Whidbey Island is considered a special place by many, and that goes for a particularly cute marine mammal as well.
After failing to find river otters at a planned research site in the San Juan Islands for her sabbatical, a visit to Coupeville turned the tide for comparative behaviorist Heide Island.
She found that Admiral’s Cove and its close proximity to Crockett Lake created an ideal location for the marine foraging animals at the center of her studies.
Though named river otters, these mammals live in a variety of habitats and hunt in fresh and saltwater.
Island, a professor at Pacific University in Oregon, spent the past eight months studying the creatures that call Central Whidbey home.
The Whidbey Camano Land Trust, which provided her a permit to do research on its Crockett Lake Preserve, is hosting a free talk at 6:30 p.m. Wednesday, July 17 at the Coupeville Rec Hall. Island will discuss her findings, answer questions and let people know how they can get involved in the research.
The data collection was not always easy, and residents who would notify Island when they saw otters or their droppings were key to helping her find the elusive critters.
“It isn’t something where you just get to be Jane Goodall out in the field and they’re there,” Island said.
She observed eight otters for months, and still only had about a 25-percent success rate of seeing them when she went out. They tend not to stay in one place, are skittish and keep a low profile in the water. Sometimes she only had about two minutes of observation time before the critters were out of sight.
She confirmed five furry residents of Admirals Cove and three transient otters that recently have had overlapping territories. Four are a kinship group — a matriarch female named Patches and her three offspring. A male, named Handsome, sometimes joins the four.
Patches and her offspring hunt cooperatively. They never share food, but at least three of them often swim in a tight huddle and consume fish together.
Handsome has his own unique way to catch his food. Island said she observed him “bubble feeding;” he dives down and blows bubbles, which causes forage fish to jump out of the water, and he jumps like a porpoise after them.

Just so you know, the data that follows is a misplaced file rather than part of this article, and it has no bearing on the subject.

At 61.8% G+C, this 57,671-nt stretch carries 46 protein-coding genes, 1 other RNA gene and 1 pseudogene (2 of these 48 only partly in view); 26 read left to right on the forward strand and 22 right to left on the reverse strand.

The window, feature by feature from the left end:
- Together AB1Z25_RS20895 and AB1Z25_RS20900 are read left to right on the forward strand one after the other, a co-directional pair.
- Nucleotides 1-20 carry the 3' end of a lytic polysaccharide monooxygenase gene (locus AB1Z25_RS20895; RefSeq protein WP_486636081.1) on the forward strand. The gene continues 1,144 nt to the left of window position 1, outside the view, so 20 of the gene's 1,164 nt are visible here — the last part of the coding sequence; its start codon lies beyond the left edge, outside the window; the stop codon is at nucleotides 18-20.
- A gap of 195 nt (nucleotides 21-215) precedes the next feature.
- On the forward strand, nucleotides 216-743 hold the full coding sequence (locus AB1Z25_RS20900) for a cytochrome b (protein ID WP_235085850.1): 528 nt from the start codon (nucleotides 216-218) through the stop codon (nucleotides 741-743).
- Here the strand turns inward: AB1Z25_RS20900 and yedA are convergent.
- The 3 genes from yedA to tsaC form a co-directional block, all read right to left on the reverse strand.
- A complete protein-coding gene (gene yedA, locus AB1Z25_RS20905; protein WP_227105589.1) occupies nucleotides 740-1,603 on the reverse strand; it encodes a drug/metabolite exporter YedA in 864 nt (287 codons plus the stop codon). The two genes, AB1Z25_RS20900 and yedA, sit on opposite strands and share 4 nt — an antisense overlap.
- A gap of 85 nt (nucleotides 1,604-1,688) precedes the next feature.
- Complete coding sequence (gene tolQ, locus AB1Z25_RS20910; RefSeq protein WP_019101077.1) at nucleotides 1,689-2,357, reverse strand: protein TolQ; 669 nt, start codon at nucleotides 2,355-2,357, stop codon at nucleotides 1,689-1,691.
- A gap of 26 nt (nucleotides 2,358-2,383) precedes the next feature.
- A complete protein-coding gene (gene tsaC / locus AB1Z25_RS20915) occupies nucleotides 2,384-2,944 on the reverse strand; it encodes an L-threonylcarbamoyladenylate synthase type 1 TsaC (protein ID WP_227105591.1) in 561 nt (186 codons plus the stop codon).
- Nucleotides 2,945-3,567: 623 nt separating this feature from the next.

Island has not read or heard of otters using this technique, which is more commonly used by harbor porpoises and seals.
Her research focuses on the choices these otters make: when they hunt in fresh water versus the marine water, what they eat and when they’re active. She compares these choices to those made by captive river otters she’s observed at the Oregon Zoo.
River otters have flexible diets, which is part of the reason they are considered a keystone species. They keep populations of bottom-feeding fish like sculpin and flatfish in control without exploiting one particular resource. Whidbey’s river otters eat some birds if they’re available as well, she said.
The mammals are also an “indicator species,” which means they’re health is a good marker for the overall health of the ecology around them.
The Admirals Cove residents seem to be healthy and, relatively speaking, somewhat friendly to each other.
“I have not seen an altercation in eight months,” Island said.
She will finish out her year-long sabbatical in mid August, but her research will continue. She has laid the foundation for a five-year longitudinal study on Whidbey. She’ll continue to sample scat and tissue sometimes found in scat to look at persistent organic pollutants and create genetic pedigrees for the local population, she said.
She will return even after she goes back to being a full-time professor in Oregon, because the area turned out not to only be special for the river otters.
“I’ve since fallen in love with this place,” Island said.
• The Otters of Whidbey Island is 6:30 p.m., July 17 at Coupeville Rec Hall. RSVP at www.wclt.org/rsvp